Page last updated at 11:15 GMT, Wednesday, 18 March 2009

Hodgson 'will struggle to cope'

By Tom Warren
BBC News

Sean Hodgson
Sean Hodgson wrongly served 27 years in prison

After spending nearly 30 years in prison for a murder he did not commit, how will Sean Hodgson cope on his release?

Mr Hodgson has served 27 years of a life term after being wrongly jailed for strangling Teresa De Simone in Southampton.

Now aged 57, his conviction was quashed by the Court of Appeal after DNA tests on evidence from the 1979 murder scene showed Mr Hodgson did not carry out the crime.

Throughout his jail term Mr Hodgson always protested his innocence, meaning he was never considered for parole.

Attitudes have changed and things are far more expensive than he would ever have believed possible
Julian Young, Sean Hodgson's lawyer

He is one of the longest serving victims of a miscarriage of justice in UK legal history.

Sean Hodgson's lawyer, Julian Young, said his client was now "institutionalised".

And he has confirmed Mr Hodgson will be seeking financial compensation of up to 500,000 - the highest available amount.

"I think he will find it very difficult to reintegrate himself.

"He has been in custody for 30 years - he was in the middle of serving a sentence for theft when he was charged [with Miss De Simone's murder].

"The pace of life has changed. Chip-and-pin, the benefits system, cars are faster, there are more people on the streets.

"Attitudes have changed and things are far more expensive than he would ever have believed possible.

Julian Young
Julian Young says his client will need emotional support

"Somebody this heavily institutionalised needs a lot of guidance."

Mr Young said despite the challenges ahead, Mr Hodgson was looking forward to life outside prison.

"He is excited because this has all happened very quickly. But he is nervous because he is going to have to face the outside world.

"[Compensation] is a matter I will be dealing with in due course. he is going to need financial support and that will take time."

Miss De Simone's body was found in a car outside the Tom Tackle pub where she worked part-time as a barmaid.

Following the discovery, Mr Hodgson confessed the killing to a prison chaplain while serving a jail sentence for a separate crime.

Flaws in police notes allowed the "Guildford Four" to wrongly serve 15 years for a series of bombings in the Surrey town which left five dead and more than 100 people injured.
After serving 16 years for IRA bombings which killed 21 people in two pubs, the "Birmingham Six" were released in 1991. Tests showed police changed statements
Stefan Kiszko was acquitted in 1992 having served 16 years for the murder of Lesley Molseed, 11, in Greater Manchester. Witnesses admitted lying, while it emerged evidence proving his innocence had not been presented at his trial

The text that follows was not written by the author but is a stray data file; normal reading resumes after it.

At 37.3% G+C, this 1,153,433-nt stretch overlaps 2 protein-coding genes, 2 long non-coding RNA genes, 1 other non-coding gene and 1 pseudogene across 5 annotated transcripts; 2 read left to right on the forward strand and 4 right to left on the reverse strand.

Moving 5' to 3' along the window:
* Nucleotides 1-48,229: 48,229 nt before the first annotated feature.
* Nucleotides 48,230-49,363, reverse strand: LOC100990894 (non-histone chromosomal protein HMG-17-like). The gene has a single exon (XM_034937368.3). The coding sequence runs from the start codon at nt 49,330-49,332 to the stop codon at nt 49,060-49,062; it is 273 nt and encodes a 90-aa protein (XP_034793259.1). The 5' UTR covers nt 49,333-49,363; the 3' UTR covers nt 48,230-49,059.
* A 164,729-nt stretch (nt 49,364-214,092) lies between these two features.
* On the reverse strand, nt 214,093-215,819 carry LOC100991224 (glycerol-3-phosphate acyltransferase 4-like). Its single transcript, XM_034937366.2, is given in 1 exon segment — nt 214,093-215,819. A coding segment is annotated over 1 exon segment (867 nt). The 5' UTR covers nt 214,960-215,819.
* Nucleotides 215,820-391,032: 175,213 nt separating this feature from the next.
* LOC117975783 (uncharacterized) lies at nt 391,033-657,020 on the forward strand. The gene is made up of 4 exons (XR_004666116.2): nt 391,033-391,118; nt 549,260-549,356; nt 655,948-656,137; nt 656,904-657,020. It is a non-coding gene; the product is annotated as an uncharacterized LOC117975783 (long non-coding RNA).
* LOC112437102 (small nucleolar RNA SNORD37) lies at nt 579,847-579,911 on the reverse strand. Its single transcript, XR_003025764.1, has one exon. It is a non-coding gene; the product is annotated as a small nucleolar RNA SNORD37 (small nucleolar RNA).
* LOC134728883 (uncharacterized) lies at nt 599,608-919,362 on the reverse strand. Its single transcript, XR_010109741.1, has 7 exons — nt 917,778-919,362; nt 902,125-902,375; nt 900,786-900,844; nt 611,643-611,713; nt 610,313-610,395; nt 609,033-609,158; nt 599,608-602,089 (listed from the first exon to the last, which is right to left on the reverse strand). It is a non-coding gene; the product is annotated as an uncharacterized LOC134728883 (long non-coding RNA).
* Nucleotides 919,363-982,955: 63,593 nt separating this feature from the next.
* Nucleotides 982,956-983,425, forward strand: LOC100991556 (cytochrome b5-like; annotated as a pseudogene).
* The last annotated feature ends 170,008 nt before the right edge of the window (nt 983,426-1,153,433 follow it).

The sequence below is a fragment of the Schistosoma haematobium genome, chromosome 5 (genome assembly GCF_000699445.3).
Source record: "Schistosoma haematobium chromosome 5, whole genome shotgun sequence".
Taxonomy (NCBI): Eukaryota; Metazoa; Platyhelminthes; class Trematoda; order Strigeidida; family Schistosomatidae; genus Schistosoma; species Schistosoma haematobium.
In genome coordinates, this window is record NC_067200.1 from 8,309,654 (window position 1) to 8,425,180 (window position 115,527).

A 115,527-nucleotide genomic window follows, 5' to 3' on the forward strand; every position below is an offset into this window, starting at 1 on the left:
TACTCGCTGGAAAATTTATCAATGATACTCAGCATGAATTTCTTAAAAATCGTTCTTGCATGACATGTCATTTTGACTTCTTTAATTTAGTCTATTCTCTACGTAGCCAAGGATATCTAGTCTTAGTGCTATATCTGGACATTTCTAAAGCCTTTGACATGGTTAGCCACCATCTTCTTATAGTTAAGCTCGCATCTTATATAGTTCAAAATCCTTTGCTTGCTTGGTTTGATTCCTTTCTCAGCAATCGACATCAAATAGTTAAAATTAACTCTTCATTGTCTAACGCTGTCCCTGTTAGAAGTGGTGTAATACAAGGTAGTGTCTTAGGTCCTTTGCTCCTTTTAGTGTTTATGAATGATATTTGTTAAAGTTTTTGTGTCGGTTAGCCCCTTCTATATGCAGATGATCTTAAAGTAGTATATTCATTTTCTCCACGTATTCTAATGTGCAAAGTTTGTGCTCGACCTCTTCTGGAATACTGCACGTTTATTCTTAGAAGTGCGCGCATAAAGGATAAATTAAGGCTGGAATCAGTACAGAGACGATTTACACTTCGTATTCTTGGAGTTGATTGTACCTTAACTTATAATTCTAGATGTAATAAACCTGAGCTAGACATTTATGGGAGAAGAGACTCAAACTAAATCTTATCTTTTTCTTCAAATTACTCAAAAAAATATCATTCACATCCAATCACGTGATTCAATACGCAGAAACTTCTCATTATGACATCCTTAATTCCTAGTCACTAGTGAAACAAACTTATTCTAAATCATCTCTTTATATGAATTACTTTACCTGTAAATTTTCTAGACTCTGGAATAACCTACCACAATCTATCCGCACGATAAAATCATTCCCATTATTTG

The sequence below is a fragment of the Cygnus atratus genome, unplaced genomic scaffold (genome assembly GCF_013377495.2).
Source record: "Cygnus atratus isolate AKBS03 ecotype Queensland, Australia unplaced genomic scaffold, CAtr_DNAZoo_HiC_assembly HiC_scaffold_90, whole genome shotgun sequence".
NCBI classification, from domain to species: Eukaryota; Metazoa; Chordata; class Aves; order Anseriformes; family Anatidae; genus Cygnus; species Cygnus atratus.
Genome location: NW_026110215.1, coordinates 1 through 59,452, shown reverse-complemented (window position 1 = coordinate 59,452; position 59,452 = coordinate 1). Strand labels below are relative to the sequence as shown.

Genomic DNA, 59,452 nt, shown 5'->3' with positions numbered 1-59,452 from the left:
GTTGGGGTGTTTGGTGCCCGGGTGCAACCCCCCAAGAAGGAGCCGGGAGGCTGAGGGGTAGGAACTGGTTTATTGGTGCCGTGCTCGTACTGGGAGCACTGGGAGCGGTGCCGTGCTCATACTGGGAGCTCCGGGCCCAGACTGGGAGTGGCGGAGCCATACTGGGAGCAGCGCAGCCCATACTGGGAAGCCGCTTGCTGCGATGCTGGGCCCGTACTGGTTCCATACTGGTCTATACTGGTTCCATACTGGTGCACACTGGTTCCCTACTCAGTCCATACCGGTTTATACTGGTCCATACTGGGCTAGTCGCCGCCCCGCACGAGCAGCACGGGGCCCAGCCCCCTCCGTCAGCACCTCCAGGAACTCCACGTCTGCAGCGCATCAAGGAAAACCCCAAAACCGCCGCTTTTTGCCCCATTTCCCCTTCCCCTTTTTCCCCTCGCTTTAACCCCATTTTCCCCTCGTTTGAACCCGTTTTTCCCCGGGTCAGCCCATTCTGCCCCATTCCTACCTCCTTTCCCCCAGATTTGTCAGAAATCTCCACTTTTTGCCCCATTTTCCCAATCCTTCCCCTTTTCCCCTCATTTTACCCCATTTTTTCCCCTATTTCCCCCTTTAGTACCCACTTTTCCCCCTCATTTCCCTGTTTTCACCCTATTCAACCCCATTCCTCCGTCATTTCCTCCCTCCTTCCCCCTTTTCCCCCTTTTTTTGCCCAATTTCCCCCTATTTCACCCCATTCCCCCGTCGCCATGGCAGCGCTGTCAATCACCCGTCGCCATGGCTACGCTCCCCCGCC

In 1997, convictions of three men for killing Carl Bridgewater, 13, in Staffordshire, were quashed after 18 years, when it emerged police had forged a confession
Stephen Downing spent 27 years behind bars for killing typist Wendy Sewell, 34, in Derbyshire. In 2002, judges ruled his confessions were unreliable

But this admission was untrue and during his 1982 trial at Winchester Crown Court his defence team told the jury he was a pathological liar who had previously confessed to many offences he had not actually committed.

Mr Hodgson has now apologised to the family of Miss De Simone for his actions.

"He is sorry for the distress the victim's family was caused when he made his admissions and hopes the police get the right person," Mr Young said.

"The DNA shows that whoever that person is, it's not Sean Hodgson."

Mr Hodgson's brother and sister-in-law, Peter and Lesley Hodgson, from County Durham, will help care for the 57-year-old, Mr Young said.

But the lawyer added his client would need support from community mental health teams and other agencies.

James Banks, chief executive of the Royal Courts of Justice advice bureau, which runs the Miscarriages of Justice Support Service, said accommodation and income were the two biggest challenges facing many people leaving custody.

Since it was set up in 2003, the service, part of the Citizens Advice Bureau, has helped more than 100 people wrongfully jailed.


"There's a huge emotional adjustment to living on the outside," he said.

"Some people find it very difficult to adapt to life without that [prison] routine, without someone telling them when to go to bed at night.

"It's a very disconcerting experience for them, almost everyone has some sort of post traumatic stress disorder."

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